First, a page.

Madame Tussaud, Marie Grosholtz that was, is an institution to this day. With wax museums the world over, she has become a lucrative tourist attraction. But what became a venue for people to goggle over celebrities was once a venue for political change. To the people in revolutionary France, the wax works that Marie sculpted were the closest they'd ever get to the King or Queen. While Marie would insist that she was just giving the people what they wanted, her brother was more accurate in stating that what she did, what she showed, mattered. Art is a medium for change. She captured these luminaries and distilled them down into a caught moment. She moved with the times, she transformed and updated. She was able to show the world as it was, ever changing and not staying still in the days of unrest. Whether or not she fueled the revolution, she documented it. She was able to ride the wave of public opinion and stay in touch with both worlds, the rarefied nobility and the common man. Her art and connections let her be more, see more.

The only real problem I had with this novel is that it's too short. The ending sneaks up on you and it's over. I would willingly have read a Margaret George length opus of this quality from Moran. After experiencing the first year of the revolution in detail, to then only be given glimpses of the succeeding years is almost painful. I fell for Marie, this fiercely talented pragmatic artist without the posturing. She thought of art as a business and how things could be changed and improved, versus long diatribes about the proper use of Azure Blue. The one thing I have detested about novels, historic or otherwise, is that they never capture what an artist really is. They become caricatures. People who have their heads in the clouds, have no money concerns and are always somewhat tortured. As an artist myself, I want to find these writers and harm them. Not Michelle! She perfectly captured the analytical mind of an artist that I myself hope I am. She thought about the good of her art, her salon. She had set goals and she had an astounding memory for faces and fashion. And what a world of people she lived in. Michelle brings to life everyone from Marat to Marie Antoinette in a human and compassionate light. What were once figures in history become living breathing people you care about. If the goal of a historical novel is to make history alive again, then Michelle has succeeded immensely.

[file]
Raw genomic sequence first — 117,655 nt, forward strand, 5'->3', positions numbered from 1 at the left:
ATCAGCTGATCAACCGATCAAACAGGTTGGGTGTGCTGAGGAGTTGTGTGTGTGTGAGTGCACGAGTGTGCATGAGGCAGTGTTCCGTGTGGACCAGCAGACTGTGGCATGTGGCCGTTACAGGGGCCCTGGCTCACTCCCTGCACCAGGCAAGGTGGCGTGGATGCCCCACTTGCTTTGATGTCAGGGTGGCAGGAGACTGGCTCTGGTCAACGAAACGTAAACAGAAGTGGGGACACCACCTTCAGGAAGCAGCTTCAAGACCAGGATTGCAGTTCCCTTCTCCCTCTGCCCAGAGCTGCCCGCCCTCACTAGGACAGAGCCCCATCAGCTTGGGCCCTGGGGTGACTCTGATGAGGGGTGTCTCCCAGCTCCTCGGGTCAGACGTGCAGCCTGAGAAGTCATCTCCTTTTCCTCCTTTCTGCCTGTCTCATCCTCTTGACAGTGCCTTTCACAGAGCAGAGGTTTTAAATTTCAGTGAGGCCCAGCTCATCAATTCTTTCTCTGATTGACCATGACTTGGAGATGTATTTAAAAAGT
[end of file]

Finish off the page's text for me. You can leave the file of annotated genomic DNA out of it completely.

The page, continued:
1 comments:

Good review! Sounds like something I would definitely enjoy reading.